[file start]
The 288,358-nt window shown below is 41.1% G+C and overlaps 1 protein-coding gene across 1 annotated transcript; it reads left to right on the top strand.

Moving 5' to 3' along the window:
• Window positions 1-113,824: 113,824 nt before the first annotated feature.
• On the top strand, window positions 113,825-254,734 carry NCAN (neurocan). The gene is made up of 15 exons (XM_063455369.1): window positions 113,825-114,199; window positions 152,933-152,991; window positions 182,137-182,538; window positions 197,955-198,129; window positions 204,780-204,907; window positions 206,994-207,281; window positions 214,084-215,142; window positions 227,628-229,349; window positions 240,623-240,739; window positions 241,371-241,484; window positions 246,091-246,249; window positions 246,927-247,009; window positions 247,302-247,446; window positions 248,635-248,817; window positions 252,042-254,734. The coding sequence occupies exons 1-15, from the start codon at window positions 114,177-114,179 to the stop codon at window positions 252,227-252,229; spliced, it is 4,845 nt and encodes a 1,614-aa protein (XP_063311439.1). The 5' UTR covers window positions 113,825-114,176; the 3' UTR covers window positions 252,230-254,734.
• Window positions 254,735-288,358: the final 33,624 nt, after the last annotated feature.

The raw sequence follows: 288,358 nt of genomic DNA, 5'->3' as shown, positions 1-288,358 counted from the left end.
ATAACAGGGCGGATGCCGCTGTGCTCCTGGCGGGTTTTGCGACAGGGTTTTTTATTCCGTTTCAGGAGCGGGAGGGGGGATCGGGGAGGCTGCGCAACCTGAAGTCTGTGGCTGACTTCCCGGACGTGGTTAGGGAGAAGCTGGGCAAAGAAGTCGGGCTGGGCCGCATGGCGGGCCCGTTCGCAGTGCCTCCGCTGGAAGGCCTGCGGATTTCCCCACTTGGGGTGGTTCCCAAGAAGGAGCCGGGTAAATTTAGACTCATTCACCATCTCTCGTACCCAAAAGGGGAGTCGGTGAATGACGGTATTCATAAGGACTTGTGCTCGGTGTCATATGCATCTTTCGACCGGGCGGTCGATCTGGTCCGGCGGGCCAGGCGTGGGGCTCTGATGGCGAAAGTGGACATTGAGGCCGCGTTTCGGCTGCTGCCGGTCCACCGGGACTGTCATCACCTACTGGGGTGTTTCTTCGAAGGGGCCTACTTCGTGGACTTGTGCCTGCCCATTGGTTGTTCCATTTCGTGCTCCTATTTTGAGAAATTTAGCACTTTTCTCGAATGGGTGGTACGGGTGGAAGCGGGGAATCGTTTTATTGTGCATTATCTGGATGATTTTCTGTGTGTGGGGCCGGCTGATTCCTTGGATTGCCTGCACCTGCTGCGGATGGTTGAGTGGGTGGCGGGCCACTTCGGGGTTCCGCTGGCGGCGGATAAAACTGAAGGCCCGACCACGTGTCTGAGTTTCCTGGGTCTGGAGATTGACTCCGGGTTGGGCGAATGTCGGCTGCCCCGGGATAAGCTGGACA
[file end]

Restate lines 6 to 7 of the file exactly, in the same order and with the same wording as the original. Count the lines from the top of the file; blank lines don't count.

The raw sequence follows: 288,358 nt of genomic DNA, 5'->3' as shown, positions 1-288,358 counted from the left end.
ATAACAGGGCGGATGCCGCTGTGCTCCTGGCGGGTTTTGCGACAGGGTTTTTTATTCCGTTTCAGGAGCGGGAGGGGGGATCGGGGAGGCTGCGCAACCTGAAGTCTGTGGCTGACTTCCCGGACGTGGTTAGGGAGAAGCTGGGCAAAGAAGTCGGGCTGGGCCGCATGGCGGGCCCGTTCGCAGTGCCTCCGCTGGAAGGCCTGCGGATTTCCCCACTTGGGGTGGTTCCCAAGAAGGAGCCGGGTAAATTTAGACTCATTCACCATCTCTCGTACCCAAAAGGGGAGTCGGTGAATGACGGTATTCATAAGGACTTGTGCTCGGTGTCATATGCATCTTTCGACCGGGCGGTCGATCTGGTCCGGCGGGCCAGGCGTGGGGCTCTGATGGCGAAAGTGGACATTGAGGCCGCGTTTCGGCTGCTGCCGGTCCACCGGGACTGTCATCACCTACTGGGGTGTTTCTTCGAAGGGGCCTACTTCGTGGACTTGTGCCTGCCCATTGGTTGTTCCATTTCGTGCTCCTATTTTGAGAAATTTAGCACTTTTCTCGAATGGGTGGTACGGGTGGAAGCGGGGAATCGTTTTATTGTGCATTATCTGGATGATTTTCTGTGTGTGGGGCCGGCTGATTCCTTGGATTGCCTGCACCTGCTGCGGATGGTTGAGTGGGTGGCGGGCCACTTCGGGGTTCCGCTGGCGGCGGATAAAACTGAAGGCCCGACCACGTGTCTGAGTTTCCTGGGTCTGGAGATTGACTCCGGGTTGGGCGAATGTCGGCTGCCCCGGGATAAGCTGGACA